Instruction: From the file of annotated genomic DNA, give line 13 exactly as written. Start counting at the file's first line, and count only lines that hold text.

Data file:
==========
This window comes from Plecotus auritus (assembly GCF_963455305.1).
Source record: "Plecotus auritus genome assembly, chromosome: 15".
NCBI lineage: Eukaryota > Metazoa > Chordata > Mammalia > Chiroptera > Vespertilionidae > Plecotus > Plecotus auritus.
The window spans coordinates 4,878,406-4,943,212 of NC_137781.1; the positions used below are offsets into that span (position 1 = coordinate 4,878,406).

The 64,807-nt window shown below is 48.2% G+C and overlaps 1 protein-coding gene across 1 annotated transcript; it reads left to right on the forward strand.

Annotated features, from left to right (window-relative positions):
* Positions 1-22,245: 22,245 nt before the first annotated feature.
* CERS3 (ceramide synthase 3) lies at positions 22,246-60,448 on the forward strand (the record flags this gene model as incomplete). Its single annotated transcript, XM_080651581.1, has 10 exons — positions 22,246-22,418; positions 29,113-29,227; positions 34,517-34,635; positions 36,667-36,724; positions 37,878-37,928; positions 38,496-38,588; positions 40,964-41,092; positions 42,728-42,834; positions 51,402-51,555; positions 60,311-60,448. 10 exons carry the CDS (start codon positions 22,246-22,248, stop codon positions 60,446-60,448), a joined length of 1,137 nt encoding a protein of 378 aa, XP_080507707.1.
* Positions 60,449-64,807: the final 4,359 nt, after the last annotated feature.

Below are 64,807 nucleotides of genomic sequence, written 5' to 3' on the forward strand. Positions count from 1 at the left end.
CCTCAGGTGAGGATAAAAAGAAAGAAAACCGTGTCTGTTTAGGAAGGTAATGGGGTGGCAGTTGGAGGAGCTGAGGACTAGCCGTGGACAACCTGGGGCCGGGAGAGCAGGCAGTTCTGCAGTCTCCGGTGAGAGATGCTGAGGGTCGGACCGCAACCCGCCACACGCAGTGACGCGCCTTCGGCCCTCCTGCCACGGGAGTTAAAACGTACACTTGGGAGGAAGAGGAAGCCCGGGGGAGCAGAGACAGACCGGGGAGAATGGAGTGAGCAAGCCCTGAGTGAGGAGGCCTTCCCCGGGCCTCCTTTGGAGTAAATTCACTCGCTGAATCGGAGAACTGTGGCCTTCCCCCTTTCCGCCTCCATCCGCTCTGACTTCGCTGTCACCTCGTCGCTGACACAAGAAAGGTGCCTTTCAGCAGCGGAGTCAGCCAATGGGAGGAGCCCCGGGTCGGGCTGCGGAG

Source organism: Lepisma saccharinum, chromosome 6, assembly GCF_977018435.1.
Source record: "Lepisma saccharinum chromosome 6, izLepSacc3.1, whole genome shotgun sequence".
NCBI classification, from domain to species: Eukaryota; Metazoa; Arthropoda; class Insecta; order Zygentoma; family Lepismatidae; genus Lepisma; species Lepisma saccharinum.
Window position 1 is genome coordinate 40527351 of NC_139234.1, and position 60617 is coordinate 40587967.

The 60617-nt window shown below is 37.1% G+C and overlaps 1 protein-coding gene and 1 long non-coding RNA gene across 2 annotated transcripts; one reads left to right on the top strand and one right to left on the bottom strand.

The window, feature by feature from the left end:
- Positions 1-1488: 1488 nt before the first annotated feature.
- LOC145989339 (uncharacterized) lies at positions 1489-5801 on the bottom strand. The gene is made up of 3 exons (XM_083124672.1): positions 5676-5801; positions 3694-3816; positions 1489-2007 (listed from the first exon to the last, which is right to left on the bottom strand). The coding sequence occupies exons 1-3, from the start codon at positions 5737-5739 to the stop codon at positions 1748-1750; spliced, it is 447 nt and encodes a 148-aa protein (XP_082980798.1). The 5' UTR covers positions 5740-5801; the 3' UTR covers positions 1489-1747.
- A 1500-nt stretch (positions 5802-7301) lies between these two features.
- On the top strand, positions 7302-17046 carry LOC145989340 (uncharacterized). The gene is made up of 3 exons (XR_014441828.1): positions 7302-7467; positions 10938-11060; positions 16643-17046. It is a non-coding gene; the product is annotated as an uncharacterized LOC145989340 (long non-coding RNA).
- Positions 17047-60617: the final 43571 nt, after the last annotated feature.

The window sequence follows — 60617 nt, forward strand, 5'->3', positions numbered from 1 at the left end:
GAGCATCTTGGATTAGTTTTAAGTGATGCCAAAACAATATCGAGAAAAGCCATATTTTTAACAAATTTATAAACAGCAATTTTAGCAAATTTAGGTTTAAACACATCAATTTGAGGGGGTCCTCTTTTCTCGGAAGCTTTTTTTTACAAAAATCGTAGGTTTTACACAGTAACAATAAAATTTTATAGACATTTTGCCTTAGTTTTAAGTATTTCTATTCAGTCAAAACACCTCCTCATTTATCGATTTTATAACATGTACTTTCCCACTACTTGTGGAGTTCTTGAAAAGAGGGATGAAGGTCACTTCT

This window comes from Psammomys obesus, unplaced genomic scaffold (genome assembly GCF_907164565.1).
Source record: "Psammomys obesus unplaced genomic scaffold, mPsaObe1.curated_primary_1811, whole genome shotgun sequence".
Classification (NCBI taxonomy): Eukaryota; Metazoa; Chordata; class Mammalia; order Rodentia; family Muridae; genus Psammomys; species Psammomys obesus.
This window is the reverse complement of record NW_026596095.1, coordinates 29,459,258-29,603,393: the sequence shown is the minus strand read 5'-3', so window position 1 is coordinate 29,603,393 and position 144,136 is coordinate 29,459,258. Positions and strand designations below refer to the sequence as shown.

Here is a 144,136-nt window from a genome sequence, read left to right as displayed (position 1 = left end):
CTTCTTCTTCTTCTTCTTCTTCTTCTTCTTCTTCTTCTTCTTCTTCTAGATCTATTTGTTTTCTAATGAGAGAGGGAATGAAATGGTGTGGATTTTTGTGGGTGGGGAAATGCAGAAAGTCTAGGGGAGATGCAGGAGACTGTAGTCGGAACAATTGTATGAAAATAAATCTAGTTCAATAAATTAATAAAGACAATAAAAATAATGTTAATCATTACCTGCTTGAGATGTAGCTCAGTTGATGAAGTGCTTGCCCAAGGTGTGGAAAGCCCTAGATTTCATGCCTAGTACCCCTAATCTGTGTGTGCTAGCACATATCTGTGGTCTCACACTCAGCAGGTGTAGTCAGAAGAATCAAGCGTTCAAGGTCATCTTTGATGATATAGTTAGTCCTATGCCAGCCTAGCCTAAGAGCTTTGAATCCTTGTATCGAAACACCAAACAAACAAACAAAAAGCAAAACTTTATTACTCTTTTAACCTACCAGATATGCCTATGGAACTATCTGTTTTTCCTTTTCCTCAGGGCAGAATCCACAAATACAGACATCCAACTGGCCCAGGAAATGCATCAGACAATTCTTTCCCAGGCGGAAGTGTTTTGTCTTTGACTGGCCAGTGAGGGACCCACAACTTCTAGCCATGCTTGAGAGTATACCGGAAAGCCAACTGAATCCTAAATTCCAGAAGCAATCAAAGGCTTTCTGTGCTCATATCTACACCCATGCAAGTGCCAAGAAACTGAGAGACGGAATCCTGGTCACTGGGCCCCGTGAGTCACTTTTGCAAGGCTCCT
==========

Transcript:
Source record: "Lepisma saccharinum chromosome 6, izLepSacc3.1, whole genome shotgun sequence".